With little competition in the US House races and no Senate race for 2018, all attention was focused on the Republican gubernatorial primary. There, state Rep. Knute Buehler (R-Bend) defeated former statewide candidate Sam Carpenter and Blue Angels former commander Greg Wooldridge by a 47-29-19% count. Mr. Buehler now challenges Gov. Kate Brown (D) who stands for her first full term after winning a 2016 special election. Gov. Brown is favored for re-election.
Voters in Idaho, Nebraska, Oregon, and Pennsylvania choose congressional nominees tomorrow, setting the stage for several competitive general election contests.
In Idaho, former state Sen. Russ Fulcher is expected to defeat former Lt. Gov. David Leroy in the 1st District Republican primary. Mr. Fulcher, a former gubernatorial candidate, immediately becomes the clear favorite to replace Rep. Raul Labrador (R-Eagle/Boise) who is running for Governor.
Nebraska’s 2nd District Democratic primary is worth watching. There, former Rep. Brad Ashford (D-Omaha), who current Rep. Don Bacon (R-Papillion) defeated in the 2016 election, is attempting a political comeback. He is facing more significant primary opposition than expected, however, from non-profit executive Kara Eastman who is attracting Democratic support from the former Congressman’s ideological left. The general election against Rep. Bacon will be competitive.
Little is happening at the US House level in Oregon, but the Pennsylvania primary, running in the new court-ordered districts for the first time, will dominate the political coverage tomorrow night. We can expect competitive primaries in ten of the state’s 18 new districts.
Some of the more interesting primaries include the open 5th District where a crowded Democratic primary will determine which Democrat succeeds resigned Rep. Pat Meehan (R-Chadds Ford) in the new Delaware County seat. Resigned Rep. Charlie Dent’s (R-Allentown) new open 7th District features competitive primaries in both parties as a prelude to a toss-up general election campaign.
Crowded Republican primaries are on tap for open Districts 9 (Rep. Lou Barletta-R running for Senate) and 13 (Rep. Bill Shuster-R retiring). Tomorrow’s Republican winner will win the respective seats in November. The new open District 14, which contains 60% of the territory covered in the March special election that attracted national attention, is also worth watching. There, state Rep. Rick Saccone (R-Canonsburg), who lost the special general to Democrat Conor Lamb, may win the Republican primary tomorrow night. He faces state Sen. Guy Reschenthaler (R-Robinson Township) in what is now a safe Republican seat. Rep. Lamb has chosen to run for re-election in District 17 where he will face three-term Republican incumbent Keith Rothfus (R-Sewickley) in what will be a toss-up general election campaign.
All four states feature gubernatorial primaries. In Idaho, Rep. Raul Labrador (R-Eagle/Boise) and Lt. Gov. Brad Little appear to be the strongest Republican candidates. The winner will likely face former gubernatorial nominee A.J. Balukoff (D) in the general election.
Nebraska Gov. Pete Ricketts (R) faces only minor Republican opposition. The Democratic nominee is expected to be Republican-turned Democrat state Sen. Bob Krist of Omaha.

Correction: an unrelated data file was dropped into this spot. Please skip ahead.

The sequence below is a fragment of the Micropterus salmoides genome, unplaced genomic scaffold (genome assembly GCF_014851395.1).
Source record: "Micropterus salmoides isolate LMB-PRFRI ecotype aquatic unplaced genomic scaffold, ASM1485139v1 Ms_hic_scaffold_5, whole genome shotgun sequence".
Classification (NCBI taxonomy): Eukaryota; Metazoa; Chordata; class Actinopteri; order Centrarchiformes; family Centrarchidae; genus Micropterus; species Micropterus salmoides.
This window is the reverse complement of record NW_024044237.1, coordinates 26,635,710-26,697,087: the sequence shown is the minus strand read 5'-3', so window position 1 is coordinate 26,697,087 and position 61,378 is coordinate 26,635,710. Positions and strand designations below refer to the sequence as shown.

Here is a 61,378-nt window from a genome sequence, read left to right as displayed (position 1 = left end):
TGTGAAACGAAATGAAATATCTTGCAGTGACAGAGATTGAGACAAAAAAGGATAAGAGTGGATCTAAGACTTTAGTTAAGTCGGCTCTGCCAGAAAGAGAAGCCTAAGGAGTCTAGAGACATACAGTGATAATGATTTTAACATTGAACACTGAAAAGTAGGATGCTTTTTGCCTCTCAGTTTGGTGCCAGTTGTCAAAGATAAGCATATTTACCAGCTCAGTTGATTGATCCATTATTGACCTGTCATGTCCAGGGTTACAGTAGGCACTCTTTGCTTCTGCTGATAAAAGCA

The Oregon Republican gubernatorial primary features a three-way race among state Rep. Knute Buehler (R-Bend), former US Senate candidate and businessman Sam Carpenter, and retired Blue Angels commander Greg Wooldridge. Polling gives Rep. Buehler an advantage in tomorrow’s nomination contest. The winner faces Gov. Kate Brown (D) in the general election.
Polling also finds state Sen. Scott Wagner (R-York) leading the Republican nomination battle in Pennsylvania. His chief opponents are businessman Paul Mango and former Pittsburgh Chamber of Commerce president Laura Ellsworth. The winner faces Democratic Gov. Tom Wolf who is seeking a second term in office.
State Rep. Knute Buehler, who has been raising money in a gubernatorial exploratory committee for many weeks, announced that he will seek the Republican nomination for Governor. If successful, he will undoubtedly again oppose Gov. Kate Brown (D). The two ran against each other for Secretary of State in 2012, a re-election campaign that Ms. Brown won, 51-43%. Gov. Brown ascended to her position when Gov. John Kitzhaber (D) resigned over a budding ethics scandal. Oregon has no Lt. Governor, so the Secretary of State becomes the acting Governor if a vacancy occurs in the state’s top elected position. Ms. Brown was then elected in 2016 to serve the balance of the current term. She will be heavily favored for re-election to a full four-year term, next year.
Republicans had hoped that Secretary of State and former gubernatorial candidate Dennis Richardson would challenge Gov. Kate Brown (D) next year, but such will not be the case. Mr. Richardson announced yesterday that he would continue in his present position and not run for Governor, even though he would not have to risk his statewide office to do so. In Oregon, the Governor and state Labor Commissioner run in the midterm election, while the Secretary of State, Attorney General, and state Treasurer run in presidential years.
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